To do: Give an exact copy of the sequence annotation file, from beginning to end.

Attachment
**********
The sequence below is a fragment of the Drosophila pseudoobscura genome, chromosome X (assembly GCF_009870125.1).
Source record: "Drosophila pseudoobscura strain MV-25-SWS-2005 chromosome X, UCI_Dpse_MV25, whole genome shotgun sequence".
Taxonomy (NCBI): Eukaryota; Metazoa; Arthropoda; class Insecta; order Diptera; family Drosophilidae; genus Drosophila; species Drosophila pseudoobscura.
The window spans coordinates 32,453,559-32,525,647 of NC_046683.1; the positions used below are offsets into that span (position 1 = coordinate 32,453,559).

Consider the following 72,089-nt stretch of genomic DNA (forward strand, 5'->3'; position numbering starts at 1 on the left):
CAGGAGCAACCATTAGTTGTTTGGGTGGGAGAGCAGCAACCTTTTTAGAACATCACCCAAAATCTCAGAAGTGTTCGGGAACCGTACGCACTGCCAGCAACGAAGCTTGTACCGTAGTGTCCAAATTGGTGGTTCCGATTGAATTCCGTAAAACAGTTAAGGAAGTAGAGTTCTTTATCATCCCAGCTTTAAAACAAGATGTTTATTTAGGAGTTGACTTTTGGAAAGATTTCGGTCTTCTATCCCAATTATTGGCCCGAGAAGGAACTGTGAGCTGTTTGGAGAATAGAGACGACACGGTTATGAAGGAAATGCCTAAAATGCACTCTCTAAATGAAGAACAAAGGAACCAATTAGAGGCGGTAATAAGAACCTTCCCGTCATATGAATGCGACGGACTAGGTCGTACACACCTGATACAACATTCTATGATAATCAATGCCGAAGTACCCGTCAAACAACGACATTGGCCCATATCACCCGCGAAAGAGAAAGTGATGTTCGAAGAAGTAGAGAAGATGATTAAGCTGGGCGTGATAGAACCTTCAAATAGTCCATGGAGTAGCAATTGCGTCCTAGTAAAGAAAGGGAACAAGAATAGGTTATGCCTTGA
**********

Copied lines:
The sequence below is a fragment of the Drosophila pseudoobscura genome, chromosome X (assembly GCF_009870125.1).
Source record: "Drosophila pseudoobscura strain MV-25-SWS-2005 chromosome X, UCI_Dpse_MV25, whole genome shotgun sequence".
Taxonomy (NCBI): Eukaryota; Metazoa; Arthropoda; class Insecta; order Diptera; family Drosophilidae; genus Drosophila; species Drosophila pseudoobscura.
The window spans coordinates 32,453,559-32,525,647 of NC_046683.1; the positions used below are offsets into that span (position 1 = coordinate 32,453,559).

Consider the following 72,089-nt stretch of genomic DNA (forward strand, 5'->3'; position numbering starts at 1 on the left):
CAGGAGCAACCATTAGTTGTTTGGGTGGGAGAGCAGCAACCTTTTTAGAACATCACCCAAAATCTCAGAAGTGTTCGGGAACCGTACGCACTGCCAGCAACGAAGCTTGTACCGTAGTGTCCAAATTGGTGGTTCCGATTGAATTCCGTAAAACAGTTAAGGAAGTAGAGTTCTTTATCATCCCAGCTTTAAAACAAGATGTTTATTTAGGAGTTGACTTTTGGAAAGATTTCGGTCTTCTATCCCAATTATTGGCCCGAGAAGGAACTGTGAGCTGTTTGGAGAATAGAGACGACACGGTTATGAAGGAAATGCCTAAAATGCACTCTCTAAATGAAGAACAAAGGAACCAATTAGAGGCGGTAATAAGAACCTTCCCGTCATATGAATGCGACGGACTAGGTCGTACACACCTGATACAACATTCTATGATAATCAATGCCGAAGTACCCGTCAAACAACGACATTGGCCCATATCACCCGCGAAAGAGAAAGTGATGTTCGAAGAAGTAGAGAAGATGATTAAGCTGGGCGTGATAGAACCTTCAAATAGTCCATGGAGTAGCAATTGCGTCCTAGTAAAGAAAGGGAACAAGAATAGGTTATGCCTTGA